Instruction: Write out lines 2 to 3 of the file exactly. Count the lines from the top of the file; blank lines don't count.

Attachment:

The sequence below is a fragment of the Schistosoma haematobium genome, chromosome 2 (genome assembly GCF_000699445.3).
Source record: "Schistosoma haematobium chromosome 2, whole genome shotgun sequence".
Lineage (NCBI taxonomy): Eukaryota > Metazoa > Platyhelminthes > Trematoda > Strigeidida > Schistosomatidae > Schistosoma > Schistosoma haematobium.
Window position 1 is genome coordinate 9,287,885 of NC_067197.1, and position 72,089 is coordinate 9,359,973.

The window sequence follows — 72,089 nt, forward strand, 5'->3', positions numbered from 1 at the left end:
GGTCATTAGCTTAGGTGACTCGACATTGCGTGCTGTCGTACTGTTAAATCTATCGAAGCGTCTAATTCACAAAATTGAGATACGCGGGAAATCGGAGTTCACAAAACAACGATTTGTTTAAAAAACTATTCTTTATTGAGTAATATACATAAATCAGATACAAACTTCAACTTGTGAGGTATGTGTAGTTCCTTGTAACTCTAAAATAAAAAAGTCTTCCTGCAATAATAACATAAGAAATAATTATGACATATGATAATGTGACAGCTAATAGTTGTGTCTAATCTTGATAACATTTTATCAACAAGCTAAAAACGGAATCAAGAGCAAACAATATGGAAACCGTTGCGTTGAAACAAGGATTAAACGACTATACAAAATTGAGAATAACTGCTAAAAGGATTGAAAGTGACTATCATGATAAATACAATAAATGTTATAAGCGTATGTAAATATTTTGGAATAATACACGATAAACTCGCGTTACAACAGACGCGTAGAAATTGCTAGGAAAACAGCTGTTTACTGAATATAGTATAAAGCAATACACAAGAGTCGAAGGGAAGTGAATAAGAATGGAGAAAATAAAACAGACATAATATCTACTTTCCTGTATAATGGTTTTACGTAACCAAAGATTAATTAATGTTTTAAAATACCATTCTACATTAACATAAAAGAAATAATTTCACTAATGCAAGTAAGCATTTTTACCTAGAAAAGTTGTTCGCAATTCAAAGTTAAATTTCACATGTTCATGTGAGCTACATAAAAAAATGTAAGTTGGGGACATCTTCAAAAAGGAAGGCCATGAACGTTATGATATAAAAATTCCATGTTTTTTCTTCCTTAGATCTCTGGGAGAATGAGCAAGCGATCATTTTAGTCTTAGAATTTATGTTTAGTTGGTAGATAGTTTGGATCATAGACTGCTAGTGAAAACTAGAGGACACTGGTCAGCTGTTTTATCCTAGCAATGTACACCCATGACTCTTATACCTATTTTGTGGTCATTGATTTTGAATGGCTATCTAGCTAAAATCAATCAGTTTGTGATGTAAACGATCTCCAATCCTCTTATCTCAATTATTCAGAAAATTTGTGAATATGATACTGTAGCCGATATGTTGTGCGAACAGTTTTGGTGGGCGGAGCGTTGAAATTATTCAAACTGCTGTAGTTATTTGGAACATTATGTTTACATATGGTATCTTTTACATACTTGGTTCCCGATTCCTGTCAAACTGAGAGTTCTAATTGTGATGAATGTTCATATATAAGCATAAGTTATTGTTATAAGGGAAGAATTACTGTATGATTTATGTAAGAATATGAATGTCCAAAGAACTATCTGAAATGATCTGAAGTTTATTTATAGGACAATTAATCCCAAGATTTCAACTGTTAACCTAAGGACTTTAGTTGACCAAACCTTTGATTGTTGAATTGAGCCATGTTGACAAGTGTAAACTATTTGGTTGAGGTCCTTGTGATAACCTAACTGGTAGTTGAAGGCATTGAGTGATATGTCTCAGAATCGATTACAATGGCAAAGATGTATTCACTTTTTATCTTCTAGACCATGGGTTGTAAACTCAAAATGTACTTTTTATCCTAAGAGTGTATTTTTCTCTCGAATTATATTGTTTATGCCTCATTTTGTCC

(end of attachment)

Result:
Source record: "Schistosoma haematobium chromosome 2, whole genome shotgun sequence".
Lineage (NCBI taxonomy): Eukaryota > Metazoa > Platyhelminthes > Trematoda > Strigeidida > Schistosomatidae > Schistosoma > Schistosoma haematobium.